Contributing to Open3D

The Open3D project was started by Qianyi Zhou and Jaesik Park. The project is developed and maintained by a community effort. To contribute to the project, you need to

  • Know how to use Open3D;

  • Know basic development rules such as coding style, issues, and pull requests;

  • Be willing to follow the guidelines in this page.

Issues and pull requests

The master branch is used only for stable development versions of Open3D. Any code change is made through four steps using the issues and pull requests system.

  1. An issue is opened for a feature request or a bug fix.

  2. A contributor starts a new branch or forks the repository, makes changes, and submits a pull request.

  3. Code change is reviewed and discussed in the pull request. Modifications are made to address the issues raised in the discussion.

  4. One of the admins merges the pull request to the master branch.


Code review is known to be the best practice to maintain the usability and consistency of a large project. Though it takes some time at the beginning, it saves a lot of time in the long run. For new contributors, it can be viewed as a training procedure, in which an experienced contributor, as a reviewer, walks the new contributor through everything he needs to know.


There is an exception for this rule. Small changes can be made directly to the master branch, such as fixing typos, formatting documents, and fixing an obvious bug.

Maintain sanity of the project

Most importantly, do not break the build. Before submitting a pull request, make sure the project builds without any error or warning under the following toolchains:

  • Windows, Visual Studio 2017 or newer, CMake 3.1+

  • OS X, Clang included in the latest Xcode, CMake 3.1+

  • Ubuntu 16.04, GCC 5.x or newer, CMake 3.1+

For C++ code, it is recommended to use C++11 features. However, do not use C++14 or C++17 features since some of them are not properly supported by mainstream compilers.

For Python code, make sure it runs on both Python 2.7 and Python 3.x.


The easiest way to start coding as a new contributor is to take an existing code snippet as reference and write some code similar to it.

Coding style

Consistent coding style is an important factor of code readability. Some principles:

  1. Code itself is a document. Name functions and variables in a way they are self explanatory.

  2. Be consistent with existing code and documents. Be consistent with C++ conventions.

  3. Use common sense.

We generally follow the Google C++ Style Guide, with a few modifications:

  • Use 4 spaces for indent. Use two indents for a forced line break (usually due to the 80 character length limit).

  • Use #pragma once for header guard.

  • All Open3D classes and functions are nested in namespace open3d.

  • Avoid using naked pointers. Use std::shared_ptr and std::unique_ptr instead.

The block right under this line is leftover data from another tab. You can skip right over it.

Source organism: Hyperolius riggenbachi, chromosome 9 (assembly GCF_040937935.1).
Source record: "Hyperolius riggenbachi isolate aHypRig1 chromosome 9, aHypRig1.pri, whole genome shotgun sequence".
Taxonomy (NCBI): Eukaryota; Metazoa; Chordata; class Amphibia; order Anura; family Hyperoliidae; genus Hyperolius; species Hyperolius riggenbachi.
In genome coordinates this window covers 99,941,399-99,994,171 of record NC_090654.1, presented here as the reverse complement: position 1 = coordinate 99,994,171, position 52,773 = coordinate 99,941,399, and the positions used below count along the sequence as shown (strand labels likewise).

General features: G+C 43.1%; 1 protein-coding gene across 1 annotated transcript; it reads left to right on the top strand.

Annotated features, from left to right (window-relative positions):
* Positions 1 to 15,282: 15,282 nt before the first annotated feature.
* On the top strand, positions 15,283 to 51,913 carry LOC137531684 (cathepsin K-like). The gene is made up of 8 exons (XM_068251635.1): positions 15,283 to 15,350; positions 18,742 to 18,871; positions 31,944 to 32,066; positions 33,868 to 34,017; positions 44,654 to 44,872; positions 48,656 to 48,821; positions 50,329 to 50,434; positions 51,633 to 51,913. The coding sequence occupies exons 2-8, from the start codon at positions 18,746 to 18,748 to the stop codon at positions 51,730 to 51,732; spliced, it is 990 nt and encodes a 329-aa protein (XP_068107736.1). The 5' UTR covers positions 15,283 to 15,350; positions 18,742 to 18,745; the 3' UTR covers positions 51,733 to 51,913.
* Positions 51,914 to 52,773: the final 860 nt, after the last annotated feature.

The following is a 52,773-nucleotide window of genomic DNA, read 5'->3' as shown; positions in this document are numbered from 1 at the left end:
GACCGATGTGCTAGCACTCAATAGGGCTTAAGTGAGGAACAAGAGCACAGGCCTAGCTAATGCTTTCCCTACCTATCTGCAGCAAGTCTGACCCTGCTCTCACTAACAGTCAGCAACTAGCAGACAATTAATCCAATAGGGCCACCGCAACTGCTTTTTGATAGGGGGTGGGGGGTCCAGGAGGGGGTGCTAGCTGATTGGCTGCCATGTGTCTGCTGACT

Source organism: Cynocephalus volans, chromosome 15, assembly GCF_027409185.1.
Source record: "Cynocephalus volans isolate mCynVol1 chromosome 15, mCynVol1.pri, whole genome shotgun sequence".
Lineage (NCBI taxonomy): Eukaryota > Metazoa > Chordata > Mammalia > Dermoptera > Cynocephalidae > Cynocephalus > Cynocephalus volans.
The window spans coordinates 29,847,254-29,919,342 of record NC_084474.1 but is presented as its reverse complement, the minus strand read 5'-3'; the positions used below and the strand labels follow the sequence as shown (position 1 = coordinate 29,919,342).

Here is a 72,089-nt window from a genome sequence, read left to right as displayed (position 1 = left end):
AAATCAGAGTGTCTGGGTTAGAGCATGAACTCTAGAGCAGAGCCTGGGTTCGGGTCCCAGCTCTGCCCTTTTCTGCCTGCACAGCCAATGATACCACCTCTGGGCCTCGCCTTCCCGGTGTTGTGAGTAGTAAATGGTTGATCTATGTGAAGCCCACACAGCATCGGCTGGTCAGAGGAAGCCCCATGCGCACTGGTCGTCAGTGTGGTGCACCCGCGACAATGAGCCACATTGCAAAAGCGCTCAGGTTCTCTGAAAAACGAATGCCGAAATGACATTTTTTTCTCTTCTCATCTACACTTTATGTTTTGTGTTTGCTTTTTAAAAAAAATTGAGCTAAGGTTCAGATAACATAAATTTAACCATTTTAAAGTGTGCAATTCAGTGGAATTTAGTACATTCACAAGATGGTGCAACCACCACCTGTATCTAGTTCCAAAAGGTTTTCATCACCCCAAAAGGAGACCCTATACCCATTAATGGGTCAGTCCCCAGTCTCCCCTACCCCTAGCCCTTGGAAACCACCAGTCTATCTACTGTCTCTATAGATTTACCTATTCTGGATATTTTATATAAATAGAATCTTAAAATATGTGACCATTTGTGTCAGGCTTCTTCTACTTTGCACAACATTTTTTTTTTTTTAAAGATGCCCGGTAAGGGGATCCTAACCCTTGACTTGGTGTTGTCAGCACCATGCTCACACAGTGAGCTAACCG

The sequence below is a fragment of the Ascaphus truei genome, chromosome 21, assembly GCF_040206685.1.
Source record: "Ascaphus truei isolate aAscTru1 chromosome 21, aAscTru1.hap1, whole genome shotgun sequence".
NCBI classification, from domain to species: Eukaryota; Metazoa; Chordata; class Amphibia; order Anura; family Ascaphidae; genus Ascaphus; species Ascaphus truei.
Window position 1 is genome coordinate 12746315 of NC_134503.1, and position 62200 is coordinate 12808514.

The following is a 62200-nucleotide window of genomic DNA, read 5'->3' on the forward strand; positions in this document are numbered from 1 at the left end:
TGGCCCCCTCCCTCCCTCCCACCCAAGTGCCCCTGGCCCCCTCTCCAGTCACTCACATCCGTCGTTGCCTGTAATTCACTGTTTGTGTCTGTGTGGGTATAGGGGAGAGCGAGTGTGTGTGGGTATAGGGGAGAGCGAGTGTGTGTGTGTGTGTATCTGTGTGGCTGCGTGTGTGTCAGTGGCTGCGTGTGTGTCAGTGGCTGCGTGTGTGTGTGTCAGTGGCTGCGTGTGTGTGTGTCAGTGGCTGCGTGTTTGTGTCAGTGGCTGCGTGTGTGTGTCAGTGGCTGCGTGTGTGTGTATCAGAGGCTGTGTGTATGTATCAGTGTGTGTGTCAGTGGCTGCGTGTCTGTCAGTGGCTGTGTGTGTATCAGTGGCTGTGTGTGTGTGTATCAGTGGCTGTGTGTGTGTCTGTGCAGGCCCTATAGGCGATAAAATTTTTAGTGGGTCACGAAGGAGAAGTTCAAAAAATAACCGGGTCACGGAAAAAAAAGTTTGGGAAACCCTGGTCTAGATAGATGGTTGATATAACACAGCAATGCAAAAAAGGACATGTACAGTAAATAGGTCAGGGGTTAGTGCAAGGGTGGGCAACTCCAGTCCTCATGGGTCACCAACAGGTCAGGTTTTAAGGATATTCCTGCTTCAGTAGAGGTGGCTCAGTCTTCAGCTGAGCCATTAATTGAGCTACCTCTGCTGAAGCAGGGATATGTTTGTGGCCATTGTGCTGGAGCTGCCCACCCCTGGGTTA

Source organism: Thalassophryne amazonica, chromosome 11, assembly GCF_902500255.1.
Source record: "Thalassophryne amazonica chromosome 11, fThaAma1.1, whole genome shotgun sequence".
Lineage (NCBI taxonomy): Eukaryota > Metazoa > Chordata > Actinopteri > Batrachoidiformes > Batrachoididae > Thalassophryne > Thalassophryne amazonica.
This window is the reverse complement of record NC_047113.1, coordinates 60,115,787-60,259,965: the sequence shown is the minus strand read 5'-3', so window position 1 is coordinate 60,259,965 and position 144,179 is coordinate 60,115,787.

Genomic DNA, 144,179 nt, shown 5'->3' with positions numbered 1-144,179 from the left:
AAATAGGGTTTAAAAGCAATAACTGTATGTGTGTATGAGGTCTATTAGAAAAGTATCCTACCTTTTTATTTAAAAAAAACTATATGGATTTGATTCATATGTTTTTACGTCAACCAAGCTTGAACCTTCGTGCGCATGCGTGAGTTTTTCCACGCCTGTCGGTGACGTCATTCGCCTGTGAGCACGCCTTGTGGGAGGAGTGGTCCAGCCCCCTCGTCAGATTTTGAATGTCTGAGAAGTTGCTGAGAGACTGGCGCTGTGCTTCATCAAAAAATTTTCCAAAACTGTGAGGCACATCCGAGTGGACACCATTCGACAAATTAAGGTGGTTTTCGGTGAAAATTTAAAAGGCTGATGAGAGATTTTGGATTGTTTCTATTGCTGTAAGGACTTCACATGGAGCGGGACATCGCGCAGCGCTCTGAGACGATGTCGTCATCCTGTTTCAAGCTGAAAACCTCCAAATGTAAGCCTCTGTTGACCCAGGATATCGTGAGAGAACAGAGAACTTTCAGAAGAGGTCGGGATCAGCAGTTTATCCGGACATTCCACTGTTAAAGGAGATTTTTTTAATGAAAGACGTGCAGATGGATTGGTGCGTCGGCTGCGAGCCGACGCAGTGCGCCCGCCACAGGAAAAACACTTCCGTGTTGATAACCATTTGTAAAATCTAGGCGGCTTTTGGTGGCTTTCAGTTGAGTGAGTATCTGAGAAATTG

• C++11 features are recommended.

Another good reading for modern C++ coding style is C++ Core Guidelines

Automated style Checker

Open3D’s CI checks for code formatting based on the style specified in .clang-format for C++ files and .style.yapf for Python files. Please build the check-style and apply-style CMake target before submitting a pull request, or use your editor’s clang-format and yapf integration to format the source code automatically.

Different clang-format versions may produce slightly different formatting results. For standardization, clang-format version 5.0 shall be used.

Install clang-format

By default, the make system tries to detect either clang-format-5.0 or clang-format from PATH.


# Ubuntu 14.04
sudo apt update
sudo apt install wget software-properties-common -y
sudo wget -O - | sudo apt-key add -
sudo apt-add-repository "deb llvm-toolchain-trusty-5.0 main"
sudo apt update
sudo apt install clang-format-5.0 -y
clang-format-5.0 --version

# Ubuntu 16.04
sudo apt update
sudo apt install clang-format-5.0
clang-format-5.0 --version

# Ubuntu 18.04
sudo apt update
sudo apt install clang-format-5.0
clang-format-5.0 --version


curl -o $(brew --repo)/Library/Taps/homebrew/homebrew-core/Formula/clang-format@5.rb
brew install clang-format@5
clang-format --version

# (Optional) If another clang-format version was previously installed, we can keep
# both versions and switch the default to version 5
brew unlink clang-format
brew link clang-format@5

# (Optional) If you'd like to uninstall
brew uninstall clang-format@5

Alternatively, download the clang-5.0 macOS package from LLVM Download Page, unzip and add the directory containing clang-format to PATH.


Download clang-5.0 Windows package from LLVM Download Page. During installation, select the option which allows adding clang toolchains to PATH. After installation, open a CMD terminal and try

clang-format --version

Checking clang-format version

After installation, check clang-format’s version with

# In most cases
clang-format --version

# Or, when installed as clang-format-5.0, e.g. on Ubuntu
clang-format-5.0 --version

and make sure that version 5.0 is installed.

Install YAPF

We use YAPF for Python formatting. Different YAPF versions may produce slightly different formatting results, thus we choose version 0.28.0 as the standard version to be used.

Install YAPF with

# For Pip
pip install yapf==0.28.0

# For conda
conda install yapf=0.28.0

You can also download YAPF and install it from source.

Checking and applying format

Ubuntu & macOS

After CMake config, to check style, run

make check-style

After CMake config, to apply proper style, run

make apply-style


After CMake config, to check style, run

cmake --build . --target check-style

After CMake config, to apply the proper style, run

cmake --build . --target apply-style